I find the RS service to be a reasonable DIY job with appropriate YouTube assistance. While it seems like any competent shop should be able to manage those kinds of jobs, I also trust myself plus YouTube more than a mediocre mechanic who doesn't do his homework. Anytime I'm not doing suspension work myself I send it away.

  14. #189
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    Quote Originally Posted by SchralphMacchio View Post
    2018 leftover Pike should be a Charger 1 damper, right? The pic of the damper dial will tell you if is Charger 1 (blue ring with lock and unlock icons) or Charger 2 (black recessed dial selector that says open pedal firm).

    But yeah if you have a Debonair Revelation then the only difference between that and a Pike would be the Charger Damper.
    I'm seeing blue ring with open - pedal - firm.

    Hmm. Probably should just grab it. About $350 shipped.
    Quote Originally Posted by powder11 View Post
    if you have to resort to taking advice from the nitwits on this forum, then you're doomed.

  15. #190
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    Quote Originally Posted by El Chupacabra View Post
    I'm seeing blue ring with open - pedal - firm.

    Hmm. Probably should just grab it. About $350 shipped.
    That’s a Charger 2 RCT3.

    Sorry, “black recessed” wasn’t the right way to describe the new inner dial shape and the new ones also have a blue ring but no lock /unlock icons.

    This is from internet photos
    Charger 2 RC - large dial controls HSC, small LSC


    Charger 2 RCT3 - large 3 position dial for HSC, inner dial for LSC


    These are off my bikes:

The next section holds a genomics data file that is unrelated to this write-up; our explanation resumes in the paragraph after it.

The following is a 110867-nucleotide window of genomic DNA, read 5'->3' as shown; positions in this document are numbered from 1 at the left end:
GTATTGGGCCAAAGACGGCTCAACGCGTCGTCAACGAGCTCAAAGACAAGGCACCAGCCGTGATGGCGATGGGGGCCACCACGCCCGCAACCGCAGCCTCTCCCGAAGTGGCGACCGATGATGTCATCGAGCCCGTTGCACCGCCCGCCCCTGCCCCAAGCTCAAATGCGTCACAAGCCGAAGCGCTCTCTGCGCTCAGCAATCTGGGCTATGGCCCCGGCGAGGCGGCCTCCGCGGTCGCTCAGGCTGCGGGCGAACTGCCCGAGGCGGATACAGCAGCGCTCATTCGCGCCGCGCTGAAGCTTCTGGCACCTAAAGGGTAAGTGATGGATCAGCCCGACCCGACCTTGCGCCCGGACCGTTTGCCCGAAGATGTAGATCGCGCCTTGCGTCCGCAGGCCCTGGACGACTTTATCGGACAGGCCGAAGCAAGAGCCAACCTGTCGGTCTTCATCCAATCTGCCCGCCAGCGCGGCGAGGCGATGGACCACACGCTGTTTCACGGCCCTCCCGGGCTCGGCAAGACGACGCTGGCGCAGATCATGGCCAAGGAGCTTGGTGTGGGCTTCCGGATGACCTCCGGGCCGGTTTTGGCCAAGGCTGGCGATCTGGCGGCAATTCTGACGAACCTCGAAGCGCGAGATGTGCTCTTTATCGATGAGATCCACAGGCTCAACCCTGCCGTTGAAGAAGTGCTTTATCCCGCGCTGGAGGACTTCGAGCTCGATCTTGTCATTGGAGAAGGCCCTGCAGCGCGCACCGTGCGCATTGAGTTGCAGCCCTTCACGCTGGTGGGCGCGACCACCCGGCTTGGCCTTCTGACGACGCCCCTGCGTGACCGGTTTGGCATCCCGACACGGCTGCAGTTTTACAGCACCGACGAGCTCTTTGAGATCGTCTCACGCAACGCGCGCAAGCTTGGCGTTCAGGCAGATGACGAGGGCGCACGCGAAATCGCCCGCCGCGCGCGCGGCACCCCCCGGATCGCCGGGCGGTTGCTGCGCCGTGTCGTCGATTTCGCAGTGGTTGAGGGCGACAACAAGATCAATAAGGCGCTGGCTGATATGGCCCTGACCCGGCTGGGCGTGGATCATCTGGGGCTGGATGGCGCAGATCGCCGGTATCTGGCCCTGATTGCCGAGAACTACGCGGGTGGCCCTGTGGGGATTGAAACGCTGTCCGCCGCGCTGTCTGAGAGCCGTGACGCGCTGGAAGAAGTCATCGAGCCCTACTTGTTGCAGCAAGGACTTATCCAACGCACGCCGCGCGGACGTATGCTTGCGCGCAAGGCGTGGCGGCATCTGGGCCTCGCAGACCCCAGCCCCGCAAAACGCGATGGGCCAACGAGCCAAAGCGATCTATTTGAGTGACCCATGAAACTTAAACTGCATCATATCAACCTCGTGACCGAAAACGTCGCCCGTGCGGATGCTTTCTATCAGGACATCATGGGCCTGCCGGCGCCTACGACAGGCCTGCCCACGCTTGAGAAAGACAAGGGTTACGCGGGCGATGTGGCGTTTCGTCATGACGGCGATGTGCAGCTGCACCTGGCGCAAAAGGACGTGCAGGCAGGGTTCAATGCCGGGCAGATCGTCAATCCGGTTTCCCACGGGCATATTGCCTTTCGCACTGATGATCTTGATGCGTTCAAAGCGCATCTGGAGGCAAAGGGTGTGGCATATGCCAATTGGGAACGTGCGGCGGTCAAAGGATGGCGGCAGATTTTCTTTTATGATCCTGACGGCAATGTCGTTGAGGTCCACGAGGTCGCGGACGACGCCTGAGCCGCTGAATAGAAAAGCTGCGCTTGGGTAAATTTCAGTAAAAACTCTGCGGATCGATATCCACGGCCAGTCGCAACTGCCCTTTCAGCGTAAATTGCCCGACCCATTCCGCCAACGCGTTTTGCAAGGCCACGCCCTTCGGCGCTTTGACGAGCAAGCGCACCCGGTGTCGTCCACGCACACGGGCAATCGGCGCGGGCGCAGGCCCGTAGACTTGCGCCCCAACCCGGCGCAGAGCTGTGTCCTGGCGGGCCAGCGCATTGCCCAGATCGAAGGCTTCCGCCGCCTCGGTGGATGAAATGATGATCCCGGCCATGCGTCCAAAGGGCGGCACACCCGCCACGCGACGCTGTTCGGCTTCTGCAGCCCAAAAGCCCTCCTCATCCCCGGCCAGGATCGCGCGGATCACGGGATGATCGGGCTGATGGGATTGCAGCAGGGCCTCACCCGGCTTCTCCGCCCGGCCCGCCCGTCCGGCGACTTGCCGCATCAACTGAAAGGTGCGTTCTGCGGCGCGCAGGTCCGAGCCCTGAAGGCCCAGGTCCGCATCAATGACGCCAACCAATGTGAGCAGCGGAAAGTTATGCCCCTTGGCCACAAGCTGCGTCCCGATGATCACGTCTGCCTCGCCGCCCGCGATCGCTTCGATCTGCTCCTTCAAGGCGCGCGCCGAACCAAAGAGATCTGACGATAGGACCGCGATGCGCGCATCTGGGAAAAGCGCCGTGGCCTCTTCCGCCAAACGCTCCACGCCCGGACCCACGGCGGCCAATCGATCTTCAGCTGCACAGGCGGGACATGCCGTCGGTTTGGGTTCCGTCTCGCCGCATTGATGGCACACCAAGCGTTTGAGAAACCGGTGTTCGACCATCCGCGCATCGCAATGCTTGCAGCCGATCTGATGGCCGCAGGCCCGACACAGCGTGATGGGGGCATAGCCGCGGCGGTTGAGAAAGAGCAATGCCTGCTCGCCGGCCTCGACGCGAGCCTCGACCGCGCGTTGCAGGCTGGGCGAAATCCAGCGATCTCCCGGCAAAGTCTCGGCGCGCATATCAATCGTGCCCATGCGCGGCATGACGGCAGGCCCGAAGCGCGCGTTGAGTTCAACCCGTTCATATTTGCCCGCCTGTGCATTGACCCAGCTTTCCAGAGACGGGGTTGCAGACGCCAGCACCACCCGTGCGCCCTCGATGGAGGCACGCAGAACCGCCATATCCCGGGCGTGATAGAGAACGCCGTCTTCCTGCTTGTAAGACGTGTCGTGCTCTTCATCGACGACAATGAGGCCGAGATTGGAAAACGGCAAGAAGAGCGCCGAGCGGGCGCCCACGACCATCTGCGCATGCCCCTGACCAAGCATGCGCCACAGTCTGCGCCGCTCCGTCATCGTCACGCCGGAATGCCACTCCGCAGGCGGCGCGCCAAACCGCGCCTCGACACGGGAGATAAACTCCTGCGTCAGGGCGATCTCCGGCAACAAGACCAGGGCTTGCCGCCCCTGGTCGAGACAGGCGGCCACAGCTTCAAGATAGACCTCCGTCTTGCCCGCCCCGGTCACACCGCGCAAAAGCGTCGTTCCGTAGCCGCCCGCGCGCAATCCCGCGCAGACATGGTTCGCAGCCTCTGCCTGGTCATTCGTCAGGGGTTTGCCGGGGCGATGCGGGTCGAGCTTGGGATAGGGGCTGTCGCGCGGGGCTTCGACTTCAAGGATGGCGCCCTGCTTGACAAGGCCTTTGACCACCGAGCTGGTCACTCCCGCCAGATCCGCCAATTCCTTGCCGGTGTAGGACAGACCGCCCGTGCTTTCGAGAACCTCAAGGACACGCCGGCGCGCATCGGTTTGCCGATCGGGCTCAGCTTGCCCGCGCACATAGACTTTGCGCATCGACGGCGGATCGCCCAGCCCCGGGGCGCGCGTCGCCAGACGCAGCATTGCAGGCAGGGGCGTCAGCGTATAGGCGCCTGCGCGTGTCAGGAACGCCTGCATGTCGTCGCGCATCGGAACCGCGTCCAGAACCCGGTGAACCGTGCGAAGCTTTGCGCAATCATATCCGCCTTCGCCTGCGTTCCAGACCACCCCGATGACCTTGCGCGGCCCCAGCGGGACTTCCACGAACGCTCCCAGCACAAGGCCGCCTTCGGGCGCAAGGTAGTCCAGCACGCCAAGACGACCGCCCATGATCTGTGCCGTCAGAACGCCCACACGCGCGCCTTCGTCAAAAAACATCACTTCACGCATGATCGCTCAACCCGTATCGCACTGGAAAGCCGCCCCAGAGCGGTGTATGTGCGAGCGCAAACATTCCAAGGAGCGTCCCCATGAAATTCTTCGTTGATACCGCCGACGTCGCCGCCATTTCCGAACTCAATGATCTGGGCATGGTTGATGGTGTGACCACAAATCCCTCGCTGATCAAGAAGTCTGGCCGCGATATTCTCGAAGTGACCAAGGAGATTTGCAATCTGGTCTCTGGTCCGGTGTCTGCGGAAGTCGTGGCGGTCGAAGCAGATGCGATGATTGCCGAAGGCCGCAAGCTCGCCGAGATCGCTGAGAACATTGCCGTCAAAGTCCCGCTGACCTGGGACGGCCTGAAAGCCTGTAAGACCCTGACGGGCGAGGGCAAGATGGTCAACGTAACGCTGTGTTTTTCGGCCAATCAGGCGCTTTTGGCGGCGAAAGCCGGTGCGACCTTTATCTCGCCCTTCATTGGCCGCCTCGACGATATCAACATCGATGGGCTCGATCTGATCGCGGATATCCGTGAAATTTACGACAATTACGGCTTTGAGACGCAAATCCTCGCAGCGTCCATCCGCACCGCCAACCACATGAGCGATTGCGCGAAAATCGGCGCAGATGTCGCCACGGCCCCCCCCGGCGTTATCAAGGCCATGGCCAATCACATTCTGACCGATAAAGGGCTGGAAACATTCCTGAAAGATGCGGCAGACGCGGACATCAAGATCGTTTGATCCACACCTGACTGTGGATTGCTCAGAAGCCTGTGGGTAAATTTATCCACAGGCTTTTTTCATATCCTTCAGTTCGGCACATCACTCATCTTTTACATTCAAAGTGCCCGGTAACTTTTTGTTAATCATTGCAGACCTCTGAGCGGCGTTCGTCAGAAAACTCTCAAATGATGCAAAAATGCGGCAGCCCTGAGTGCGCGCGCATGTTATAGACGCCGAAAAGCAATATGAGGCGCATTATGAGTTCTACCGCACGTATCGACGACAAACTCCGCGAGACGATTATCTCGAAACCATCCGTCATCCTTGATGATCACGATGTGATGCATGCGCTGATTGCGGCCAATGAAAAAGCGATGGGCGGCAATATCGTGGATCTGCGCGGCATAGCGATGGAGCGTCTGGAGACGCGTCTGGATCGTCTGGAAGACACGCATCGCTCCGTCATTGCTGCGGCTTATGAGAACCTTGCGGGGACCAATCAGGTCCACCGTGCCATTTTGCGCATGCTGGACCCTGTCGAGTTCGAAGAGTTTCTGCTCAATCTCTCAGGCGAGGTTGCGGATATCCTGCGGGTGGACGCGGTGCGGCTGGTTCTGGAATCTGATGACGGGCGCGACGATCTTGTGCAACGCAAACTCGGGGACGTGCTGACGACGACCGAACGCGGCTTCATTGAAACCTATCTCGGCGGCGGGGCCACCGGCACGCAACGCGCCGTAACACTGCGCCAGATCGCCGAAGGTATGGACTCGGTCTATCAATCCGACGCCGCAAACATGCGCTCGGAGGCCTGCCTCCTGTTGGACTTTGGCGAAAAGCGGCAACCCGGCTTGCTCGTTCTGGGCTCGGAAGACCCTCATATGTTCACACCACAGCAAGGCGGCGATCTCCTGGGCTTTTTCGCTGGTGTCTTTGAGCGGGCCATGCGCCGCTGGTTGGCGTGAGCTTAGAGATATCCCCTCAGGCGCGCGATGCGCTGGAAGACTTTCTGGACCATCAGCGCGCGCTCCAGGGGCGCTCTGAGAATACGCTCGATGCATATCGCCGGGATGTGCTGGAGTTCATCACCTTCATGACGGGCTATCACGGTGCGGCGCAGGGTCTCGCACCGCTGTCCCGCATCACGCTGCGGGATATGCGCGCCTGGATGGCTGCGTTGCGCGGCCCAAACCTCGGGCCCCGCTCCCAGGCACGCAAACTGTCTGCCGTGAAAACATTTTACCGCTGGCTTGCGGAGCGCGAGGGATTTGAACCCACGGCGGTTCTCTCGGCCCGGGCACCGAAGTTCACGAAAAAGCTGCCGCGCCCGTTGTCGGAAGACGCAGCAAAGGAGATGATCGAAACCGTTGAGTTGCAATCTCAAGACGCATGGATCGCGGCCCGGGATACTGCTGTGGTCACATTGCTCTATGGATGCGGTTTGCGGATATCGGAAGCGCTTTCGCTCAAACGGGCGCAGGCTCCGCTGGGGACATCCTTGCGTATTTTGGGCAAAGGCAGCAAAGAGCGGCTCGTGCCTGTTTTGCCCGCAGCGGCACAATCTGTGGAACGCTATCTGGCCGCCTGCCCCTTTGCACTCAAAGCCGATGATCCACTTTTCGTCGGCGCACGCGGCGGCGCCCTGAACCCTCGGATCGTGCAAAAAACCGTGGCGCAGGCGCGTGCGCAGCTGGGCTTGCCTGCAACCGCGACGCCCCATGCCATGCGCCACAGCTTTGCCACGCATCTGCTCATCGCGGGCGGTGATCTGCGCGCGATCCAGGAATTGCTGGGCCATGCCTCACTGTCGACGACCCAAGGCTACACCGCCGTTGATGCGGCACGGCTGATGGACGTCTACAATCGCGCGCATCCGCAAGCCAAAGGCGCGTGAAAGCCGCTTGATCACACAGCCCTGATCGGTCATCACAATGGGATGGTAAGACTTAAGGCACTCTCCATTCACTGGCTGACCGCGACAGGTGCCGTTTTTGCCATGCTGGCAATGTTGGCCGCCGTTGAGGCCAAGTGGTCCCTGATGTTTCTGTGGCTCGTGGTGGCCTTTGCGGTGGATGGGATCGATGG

Charger 1 RC - dial controls LSC


    Charger 1 RCT3 - large dial is 3 position HSC, small dial is 12(? Can’t remember for sure) click HSC

    L
    _______________________________________________
    "Strapping myself to a sitski built with 30lb of metal and fibreglass then trying to water ski in it sounds like a stupid idea to me.

    I'll be there."
    ... Andy Campbell

  16. #191
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    Thanks schralph -- I went ahead and bought one. I'll post a PSA thread too, since these seem like solid deals on RockShox.
    https://www.theproscloset.com/collec...rice-ascending

    I got the 140mm 27.5 Pike RCT3. The bike it's going on is a Kona Explosif hardtail, which came with a 120mm Revelation, and feels like it could use a tad more travel (and be a touch slacker HTA), so why not?
    Quote Originally Posted by powder11 View Post
    if you have to resort to taking advice from the nitwits on this forum, then you're doomed.

  17. #192
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    PUSH AC3 Coil will give you the biggest, most objectively awesome feeling upgrade.
    Install yourself. Easier than setting up tubeless.


    Sent from my iPhone using TGR Forums
    If you want me to take a dump in a box and mark it tubeless, I will. I got spare time.

  18. #193
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    Shadynasty's Jazz Club
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    The latch on my ancient toolbox just broke. Anybody got a recommendation for a replacement? Does it even matter?
    Remind me. We'll send him a red cap and a Speedo.

  19. #194
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    Its not like chosing wife where you find someone you hate and give her your house